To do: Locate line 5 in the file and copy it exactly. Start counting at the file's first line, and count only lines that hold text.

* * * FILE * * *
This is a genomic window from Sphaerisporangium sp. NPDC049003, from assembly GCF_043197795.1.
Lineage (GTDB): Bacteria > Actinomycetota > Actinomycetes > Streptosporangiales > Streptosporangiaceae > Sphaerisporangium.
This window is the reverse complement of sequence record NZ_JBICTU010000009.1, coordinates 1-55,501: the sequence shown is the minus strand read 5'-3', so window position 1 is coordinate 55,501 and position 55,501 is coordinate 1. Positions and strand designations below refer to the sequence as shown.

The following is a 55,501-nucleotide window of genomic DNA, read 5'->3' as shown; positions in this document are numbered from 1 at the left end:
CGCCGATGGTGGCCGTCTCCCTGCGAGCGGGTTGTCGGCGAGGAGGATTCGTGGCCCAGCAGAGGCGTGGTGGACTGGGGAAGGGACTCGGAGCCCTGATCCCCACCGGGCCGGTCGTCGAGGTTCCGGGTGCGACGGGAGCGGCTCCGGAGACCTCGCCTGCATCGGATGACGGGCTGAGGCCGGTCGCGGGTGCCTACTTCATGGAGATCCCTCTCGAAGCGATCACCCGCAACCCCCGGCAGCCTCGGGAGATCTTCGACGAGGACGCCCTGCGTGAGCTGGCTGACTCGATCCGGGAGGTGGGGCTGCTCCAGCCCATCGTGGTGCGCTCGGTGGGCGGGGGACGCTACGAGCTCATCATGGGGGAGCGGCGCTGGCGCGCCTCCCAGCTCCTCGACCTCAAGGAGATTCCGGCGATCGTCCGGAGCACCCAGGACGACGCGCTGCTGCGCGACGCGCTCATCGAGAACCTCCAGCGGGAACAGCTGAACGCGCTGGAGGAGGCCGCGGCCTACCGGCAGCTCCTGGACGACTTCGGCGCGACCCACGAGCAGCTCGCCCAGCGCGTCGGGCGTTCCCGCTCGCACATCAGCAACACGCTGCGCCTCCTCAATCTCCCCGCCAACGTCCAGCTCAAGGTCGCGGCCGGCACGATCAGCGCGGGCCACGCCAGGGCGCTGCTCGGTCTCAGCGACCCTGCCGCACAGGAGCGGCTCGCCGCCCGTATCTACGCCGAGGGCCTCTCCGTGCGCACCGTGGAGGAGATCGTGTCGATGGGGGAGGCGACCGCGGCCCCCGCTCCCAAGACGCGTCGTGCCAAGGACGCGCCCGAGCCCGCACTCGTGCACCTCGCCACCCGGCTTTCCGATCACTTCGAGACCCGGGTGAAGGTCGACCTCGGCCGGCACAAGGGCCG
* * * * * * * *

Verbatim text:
CGCCGATGGTGGCCGTCTCCCTGCGAGCGGGTTGTCGGCGAGGAGGATTCGTGGCCCAGCAGAGGCGTGGTGGACTGGGGAAGGGACTCGGAGCCCTGATCCCCACCGGGCCGGTCGTCGAGGTTCCGGGTGCGACGGGAGCGGCTCCGGAGACCTCGCCTGCATCGGATGACGGGCTGAGGCCGGTCGCGGGTGCCTACTTCATGGAGATCCCTCTCGAAGCGATCACCCGCAACCCCCGGCAGCCTCGGGAGATCTTCGACGAGGACGCCCTGCGTGAGCTGGCTGACTCGATCCGGGAGGTGGGGCTGCTCCAGCCCATCGTGGTGCGCTCGGTGGGCGGGGGACGCTACGAGCTCATCATGGGGGAGCGGCGCTGGCGCGCCTCCCAGCTCCTCGACCTCAAGGAGATTCCGGCGATCGTCCGGAGCACCCAGGACGACGCGCTGCTGCGCGACGCGCTCATCGAGAACCTCCAGCGGGAACAGCTGAACGCGCTGGAGGAGGCCGCGGCCTACCGGCAGCTCCTGGACGACTTCGGCGCGACCCACGAGCAGCTCGCCCAGCGCGTCGGGCGTTCCCGCTCGCACATCAGCAACACGCTGCGCCTCCTCAATCTCCCCGCCAACGTCCAGCTCAAGGTCGCGGCCGGCACGATCAGCGCGGGCCACGCCAGGGCGCTGCTCGGTCTCAGCGACCCTGCCGCACAGGAGCGGCTCGCCGCCCGTATCTACGCCGAGGGCCTCTCCGTGCGCACCGTGGAGGAGATCGTGTCGATGGGGGAGGCGACCGCGGCCCCCGCTCCCAAGACGCGTCGTGCCAAGGACGCGCCCGAGCCCGCACTCGTGCACCTCGCCACCCGGCTTTCCGATCACTTCGAGACCCGGGTGAAGGTCGACCTCGGCCGGCACAAGGGCCG